While the past 10 days have been dry, continuous wet weather for virtually the first three months of the year, this could increase the risk of coccidiosis in lambs, making it essential to look out for signs of disease and respond promptly to help avoid production losses.

According to Phoebe McCarter, veterinary advisor for NADIS, coccidiosis is spread entirely through environmental contamination, which is majorly affected by weather conditions.

“Lambs take in coccidiosis-causing eggs, called oocysts, orally. The oocysts hatch and multiply in the gut, damaging the lining, with millions then being shed out in faeces, further spreading the disease and continuing the cycle,” said Phoebe.

Cold, wet and windy conditions can increase the stress associated with turnout, making lambs more vulnerable to developing disease. Muddy conditions also increase the risk of drinking water being contaminated with faeces, meaning lambs can take in more oocysts, speeding up the cycle and increasing the chance of infections.

“Lambs are at highest risk of clinical coccidiosis between four and eight weeks old, so wet weather taking hold at this time is a major concern.”

Phoebe explains that having a history of the disease on-farm, high stocking densities both indoors and outdoors, and keeping lambs of varying ages grouped together can also increase risk.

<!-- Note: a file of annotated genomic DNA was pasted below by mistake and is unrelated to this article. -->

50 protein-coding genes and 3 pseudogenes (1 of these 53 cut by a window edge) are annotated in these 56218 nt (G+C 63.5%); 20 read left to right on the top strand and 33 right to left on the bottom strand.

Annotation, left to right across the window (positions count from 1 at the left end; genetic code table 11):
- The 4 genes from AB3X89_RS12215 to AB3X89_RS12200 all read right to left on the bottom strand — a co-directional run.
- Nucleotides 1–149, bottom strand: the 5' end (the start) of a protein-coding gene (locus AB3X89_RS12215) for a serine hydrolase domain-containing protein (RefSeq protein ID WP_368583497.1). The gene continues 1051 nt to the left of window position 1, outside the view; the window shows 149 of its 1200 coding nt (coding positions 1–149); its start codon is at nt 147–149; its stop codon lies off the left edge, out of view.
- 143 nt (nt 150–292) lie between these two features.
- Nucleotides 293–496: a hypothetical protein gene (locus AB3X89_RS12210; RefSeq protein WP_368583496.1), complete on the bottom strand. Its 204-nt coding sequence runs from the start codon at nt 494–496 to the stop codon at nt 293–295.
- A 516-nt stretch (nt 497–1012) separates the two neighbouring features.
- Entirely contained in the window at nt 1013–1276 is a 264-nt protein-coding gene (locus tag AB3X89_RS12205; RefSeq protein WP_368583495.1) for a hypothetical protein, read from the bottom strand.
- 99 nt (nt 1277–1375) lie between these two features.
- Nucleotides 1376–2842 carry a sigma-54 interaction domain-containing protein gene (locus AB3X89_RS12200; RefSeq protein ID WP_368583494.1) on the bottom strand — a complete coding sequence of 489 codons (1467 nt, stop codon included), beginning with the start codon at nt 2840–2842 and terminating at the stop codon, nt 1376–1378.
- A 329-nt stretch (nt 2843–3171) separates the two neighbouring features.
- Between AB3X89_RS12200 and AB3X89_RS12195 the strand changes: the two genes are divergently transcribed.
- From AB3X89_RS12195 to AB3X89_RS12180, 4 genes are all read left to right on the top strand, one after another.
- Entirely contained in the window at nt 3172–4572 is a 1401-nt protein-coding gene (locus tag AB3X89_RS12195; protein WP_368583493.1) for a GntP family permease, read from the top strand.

“I’d recommend grouping animals closely by age, to reduce the risk of younger animals picking up an infection from older lambs that have already built immunity.”

She also advises keeping a close watch for symptoms, as spotting and treating coccidiosis early can minimise the build up of contamination in the environment.

“Look out for poor growth rates, loss of appetite, weight loss and even scour. If you’re concerned it’s important to speak to your vet and get a diagnosis, as the symptoms are similar to those caused by Nematodirus, which needs a different treatment approach,” she says.

“Once coccidiosis is confirmed, vets should also carry out a speciation test, to confirm if it’s one of the two pathogenic types that cause gut damage and disease.”

Phoebe explains that once diagnosed, prompt treatment is key to success. If there is one positive animal, the whole group needs to be treated to minimise the level of environmental contamination and prevent the whole group being reinfected.

“To decide on the best course of treatment, I’d recommend discussing the options with your vet.

“A toltrazuril drench, such as Baycox, has the longest persistence of action, meaning one dose is usually sufficient to reduce levels of environmental contamination to prevent clinical disease, while allowing the lambs to develop immunity through some exposure to the oocysts. The timing of the dose is also less critical, as the longer persistence means it usually covers the whole risk period.

“Using a drench, with the dosing being based on accurate lambs’ weights, has the advantage that you know each animal is receiving enough for it to be effective. With medicated creep feeds it’s not possible to get this level of assurance, as some lambs may not be eating enough,” says Phoebe.